For this, today TypeScript only have a tiny Unit Test framework which lacks all the existing assert methods of the «jUnit like» unit testing we are used to on PureMVC. It particularly can't output the dedicated assert message which may lead to a loss of information regarding existing other PureMVC ports. I so have decided to use YUITestwhich I already have used with success on PureMVC for Prototype, and PureMVC JavaScript for Objs by the past. It is clear, simple and can be executed in the browser which is a mandatory for any JavaScript code that is targeted for the web.

As nobody still have made any «declarations file» targeted to use YUITest in TypeScript I had to design a minimal YUITest.d.tsextension file which defines all the asserts from the Assert class used by the PureMVC framework (and even those not used).

unit test screenshot

As you may see on the results for the PureMVC Multicore TypeScript framework unit tests output is counting 51 Unit Tests and of course all passes.

As explained, both Unit Tests and PureMVC library are written using AMD modules. I so have designed the test HTML page to use Require.js to load both PureMVC library and Unit Tests generated files. It proves that all PureMVC can be loaded as a module and works as expected when used from another TypeScript module.


In TypeScript namespacing is made using module names. Here, finally, each class of the framework is using the puremvc namespace.
I hope having I missed something obvious but TypeScript doesn't seems to support any smart way (like AS3, Java or C# does) to import classes of a specific namespace (from an imported module using the import directive) without having to prefix each class reference with its module namespace. This means to write puremvc.Model instead of only Model in the context of the class that imports a module which finally is really annoying.
I hope it may change in a near future.I will report as much as issues I noted to the TypeScript team while it still preview.

Employee Admin Demo

The Employee Admin demo was ported to TypeScript using the PureMVC JavaScript for Objs Employee Admin demo.

As it uses jQuery I had to download the jQuery TypeScript descriptions file offered on the official TypeScriptwebsite.

The demo also uses jQuery UI and jQgrid. I may had created a descriptions files for each, but sadly a TypeScript descriptions file can't overrides another one, so jQuery UI or jQgrid overrides on jQuery has to be made by hand on the previous jQuery descriptions file. Some developers already have noted this problem and it will probably be pushed as an issue to the TypeScript team. I will push it by myself or simply vote for it depending on the status of this issue on CodePlex.

The JavaScript file for the demo is generated using the same Ant tasks I made for the framework itself and it is loaded with PureMVC library as AMD modules using Require.js.

3 Replies to “PureMVC for TypeScript”

  1. Hi Frederic,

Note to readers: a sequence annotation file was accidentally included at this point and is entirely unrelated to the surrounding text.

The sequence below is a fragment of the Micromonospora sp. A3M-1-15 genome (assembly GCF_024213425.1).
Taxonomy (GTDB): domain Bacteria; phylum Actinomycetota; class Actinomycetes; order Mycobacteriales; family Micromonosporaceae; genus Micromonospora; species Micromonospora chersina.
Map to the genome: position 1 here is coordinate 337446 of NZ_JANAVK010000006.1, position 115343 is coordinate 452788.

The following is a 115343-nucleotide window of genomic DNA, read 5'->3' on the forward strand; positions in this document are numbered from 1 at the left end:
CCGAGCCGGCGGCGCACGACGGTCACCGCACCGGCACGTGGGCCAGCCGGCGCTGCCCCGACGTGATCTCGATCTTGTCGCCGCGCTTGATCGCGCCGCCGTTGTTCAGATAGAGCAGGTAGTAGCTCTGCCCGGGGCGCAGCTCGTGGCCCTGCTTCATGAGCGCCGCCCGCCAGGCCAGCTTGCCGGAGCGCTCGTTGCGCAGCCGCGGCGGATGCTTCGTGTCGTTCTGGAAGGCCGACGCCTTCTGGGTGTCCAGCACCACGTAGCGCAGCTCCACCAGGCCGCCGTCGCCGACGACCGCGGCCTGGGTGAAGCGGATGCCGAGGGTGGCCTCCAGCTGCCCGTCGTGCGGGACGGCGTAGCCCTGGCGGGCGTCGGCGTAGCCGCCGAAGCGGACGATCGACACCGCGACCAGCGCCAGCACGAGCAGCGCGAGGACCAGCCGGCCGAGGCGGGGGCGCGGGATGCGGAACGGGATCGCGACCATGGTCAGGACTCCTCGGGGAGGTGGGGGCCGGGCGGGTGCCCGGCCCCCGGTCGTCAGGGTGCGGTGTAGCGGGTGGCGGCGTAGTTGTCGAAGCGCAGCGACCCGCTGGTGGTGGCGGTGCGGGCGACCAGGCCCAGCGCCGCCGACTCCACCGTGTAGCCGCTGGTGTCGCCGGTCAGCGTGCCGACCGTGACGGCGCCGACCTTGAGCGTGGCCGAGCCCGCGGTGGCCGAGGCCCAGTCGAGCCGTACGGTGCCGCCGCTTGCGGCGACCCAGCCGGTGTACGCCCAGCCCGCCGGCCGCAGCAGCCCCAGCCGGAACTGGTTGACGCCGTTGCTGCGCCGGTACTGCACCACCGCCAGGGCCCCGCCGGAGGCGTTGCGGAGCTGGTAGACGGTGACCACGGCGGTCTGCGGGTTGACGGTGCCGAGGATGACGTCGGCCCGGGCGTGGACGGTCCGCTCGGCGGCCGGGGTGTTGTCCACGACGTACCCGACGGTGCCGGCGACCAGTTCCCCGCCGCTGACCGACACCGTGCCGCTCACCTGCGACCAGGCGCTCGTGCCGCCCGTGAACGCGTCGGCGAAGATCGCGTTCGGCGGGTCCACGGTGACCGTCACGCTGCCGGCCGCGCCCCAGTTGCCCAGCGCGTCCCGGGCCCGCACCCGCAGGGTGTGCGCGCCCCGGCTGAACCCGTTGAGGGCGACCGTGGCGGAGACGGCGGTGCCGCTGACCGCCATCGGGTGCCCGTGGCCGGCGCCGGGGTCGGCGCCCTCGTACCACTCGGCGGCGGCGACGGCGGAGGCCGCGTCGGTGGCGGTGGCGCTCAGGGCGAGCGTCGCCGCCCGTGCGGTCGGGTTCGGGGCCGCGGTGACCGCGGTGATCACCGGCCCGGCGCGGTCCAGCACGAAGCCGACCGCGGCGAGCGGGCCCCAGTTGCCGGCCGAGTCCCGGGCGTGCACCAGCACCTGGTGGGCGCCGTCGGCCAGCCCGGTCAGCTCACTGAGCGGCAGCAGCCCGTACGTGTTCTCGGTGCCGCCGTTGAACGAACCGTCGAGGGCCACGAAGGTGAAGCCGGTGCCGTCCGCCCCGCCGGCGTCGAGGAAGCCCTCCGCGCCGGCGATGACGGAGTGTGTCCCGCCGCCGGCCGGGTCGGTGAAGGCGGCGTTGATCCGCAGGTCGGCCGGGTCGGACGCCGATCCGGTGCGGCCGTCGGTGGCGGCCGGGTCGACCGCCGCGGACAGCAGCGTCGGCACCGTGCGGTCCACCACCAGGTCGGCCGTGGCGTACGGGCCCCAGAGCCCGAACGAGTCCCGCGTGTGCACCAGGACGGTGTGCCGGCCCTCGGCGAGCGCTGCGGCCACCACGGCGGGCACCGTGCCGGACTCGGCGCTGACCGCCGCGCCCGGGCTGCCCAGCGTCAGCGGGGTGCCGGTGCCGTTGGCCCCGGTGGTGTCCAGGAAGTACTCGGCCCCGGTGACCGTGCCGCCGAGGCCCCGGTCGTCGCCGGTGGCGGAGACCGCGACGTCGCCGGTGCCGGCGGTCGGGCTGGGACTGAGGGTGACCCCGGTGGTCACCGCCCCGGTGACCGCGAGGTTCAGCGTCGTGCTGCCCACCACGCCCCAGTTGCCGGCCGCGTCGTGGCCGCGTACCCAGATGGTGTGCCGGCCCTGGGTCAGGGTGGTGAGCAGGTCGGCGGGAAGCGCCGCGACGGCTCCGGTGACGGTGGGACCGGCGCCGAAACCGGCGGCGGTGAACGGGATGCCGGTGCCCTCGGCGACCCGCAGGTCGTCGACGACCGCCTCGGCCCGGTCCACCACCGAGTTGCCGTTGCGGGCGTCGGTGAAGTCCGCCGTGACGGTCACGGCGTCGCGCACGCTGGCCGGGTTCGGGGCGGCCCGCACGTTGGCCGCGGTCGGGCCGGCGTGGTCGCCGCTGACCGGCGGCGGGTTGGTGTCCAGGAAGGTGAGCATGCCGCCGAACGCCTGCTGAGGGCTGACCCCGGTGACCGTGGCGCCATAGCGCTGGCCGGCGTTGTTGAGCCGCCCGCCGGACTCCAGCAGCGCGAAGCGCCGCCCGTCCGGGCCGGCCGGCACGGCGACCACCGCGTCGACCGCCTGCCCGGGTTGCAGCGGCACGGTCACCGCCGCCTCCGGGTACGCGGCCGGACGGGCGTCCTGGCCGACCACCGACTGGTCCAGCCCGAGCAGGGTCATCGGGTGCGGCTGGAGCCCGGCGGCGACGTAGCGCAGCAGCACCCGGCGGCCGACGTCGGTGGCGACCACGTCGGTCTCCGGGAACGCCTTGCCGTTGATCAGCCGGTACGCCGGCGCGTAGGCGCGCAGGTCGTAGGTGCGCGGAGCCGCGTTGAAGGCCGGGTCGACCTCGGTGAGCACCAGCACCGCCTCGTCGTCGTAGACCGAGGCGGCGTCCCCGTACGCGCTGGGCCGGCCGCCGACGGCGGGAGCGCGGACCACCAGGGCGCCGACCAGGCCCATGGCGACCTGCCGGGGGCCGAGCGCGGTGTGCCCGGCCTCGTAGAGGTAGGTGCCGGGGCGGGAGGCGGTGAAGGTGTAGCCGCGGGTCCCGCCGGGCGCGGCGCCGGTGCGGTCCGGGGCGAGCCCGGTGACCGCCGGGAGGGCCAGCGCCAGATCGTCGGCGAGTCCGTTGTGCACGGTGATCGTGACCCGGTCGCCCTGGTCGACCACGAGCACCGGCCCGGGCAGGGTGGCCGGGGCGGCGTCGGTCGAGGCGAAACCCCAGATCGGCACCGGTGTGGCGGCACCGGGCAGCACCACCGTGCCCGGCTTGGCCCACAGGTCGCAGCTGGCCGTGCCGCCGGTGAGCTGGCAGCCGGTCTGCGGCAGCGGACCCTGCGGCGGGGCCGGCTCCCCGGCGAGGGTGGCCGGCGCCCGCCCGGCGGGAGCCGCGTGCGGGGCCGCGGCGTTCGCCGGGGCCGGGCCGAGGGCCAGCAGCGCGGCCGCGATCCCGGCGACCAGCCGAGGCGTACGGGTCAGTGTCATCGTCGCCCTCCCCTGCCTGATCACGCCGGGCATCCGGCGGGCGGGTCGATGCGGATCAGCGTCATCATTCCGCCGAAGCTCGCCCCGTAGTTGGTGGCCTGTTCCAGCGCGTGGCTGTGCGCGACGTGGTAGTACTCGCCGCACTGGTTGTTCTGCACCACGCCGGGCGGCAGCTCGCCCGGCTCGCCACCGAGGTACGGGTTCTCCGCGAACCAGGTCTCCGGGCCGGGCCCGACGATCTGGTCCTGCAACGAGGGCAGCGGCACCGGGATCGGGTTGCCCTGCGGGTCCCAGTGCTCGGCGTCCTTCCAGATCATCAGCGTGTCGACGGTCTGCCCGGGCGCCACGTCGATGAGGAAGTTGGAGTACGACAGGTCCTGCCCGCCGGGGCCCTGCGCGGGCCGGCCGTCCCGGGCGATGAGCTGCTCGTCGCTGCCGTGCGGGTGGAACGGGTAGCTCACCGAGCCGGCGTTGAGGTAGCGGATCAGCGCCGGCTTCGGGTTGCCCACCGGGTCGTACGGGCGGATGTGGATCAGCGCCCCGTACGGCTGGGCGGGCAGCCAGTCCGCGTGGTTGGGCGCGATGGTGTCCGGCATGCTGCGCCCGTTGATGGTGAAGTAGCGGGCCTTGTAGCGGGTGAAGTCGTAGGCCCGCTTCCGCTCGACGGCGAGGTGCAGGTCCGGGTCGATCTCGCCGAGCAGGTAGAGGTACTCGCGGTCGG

I was practicing with typeScript and PureMVC for a while and made a demo of the Simon Says game with PureMVC. After I finish new version of typeScript came out (V 0.9.x) witch makes a lot of new interesting changes, specially on using modules or requires for AMD.
    So I decide to port the game to this new version of TS. As I was porting the game I realice that I could also do an entire refactoring of PureMVC to be AMD compliant with the advantages that this offer.

    So finally I finish and I have it on my github. I also have a project with the source form pureMVC framework that you can see it here:


    and this is where the simon says example app is located:


    I didn’t want to make a fork of your project, first of all because I’m kind of new at github and I don’t know exactly how it works, and also because I don’t know if this project matches the scope of yours.
    I hope this work can help you, I don’t know if you need contributors or if I can help you any way, if so please let me know and I’ll be glad to help you.

    Thanks for your work

  2. Hi Rodrigo,

    You’re right and up to date, it’s a pretty good idea to update the PureMVC TypeScript port to TypeScript 0.9.x (they just updated it to today).

    I quickly had a look into the new features and saw they made a syntax change in the module definition to have something near compatible with both AMD and CommonJS syntax like you said.

    I also quickly had a look into your work. Thank you to have cited me in the contributors list in an humorous way.

    Before I can integrate your work, I will first have to figure out how the new syntax defines the «puremvc.*» namespace before each class. I saw in your example that it disappeared with the new syntax. We can’t directly use the raw module classes definition especially as Notification is a reserved keyword in ECMAScript 5.x as it is used by the new event system. I will also need to update all Unit Tests dependently.

    I will see what to do as soon as I can. Thank you for your help.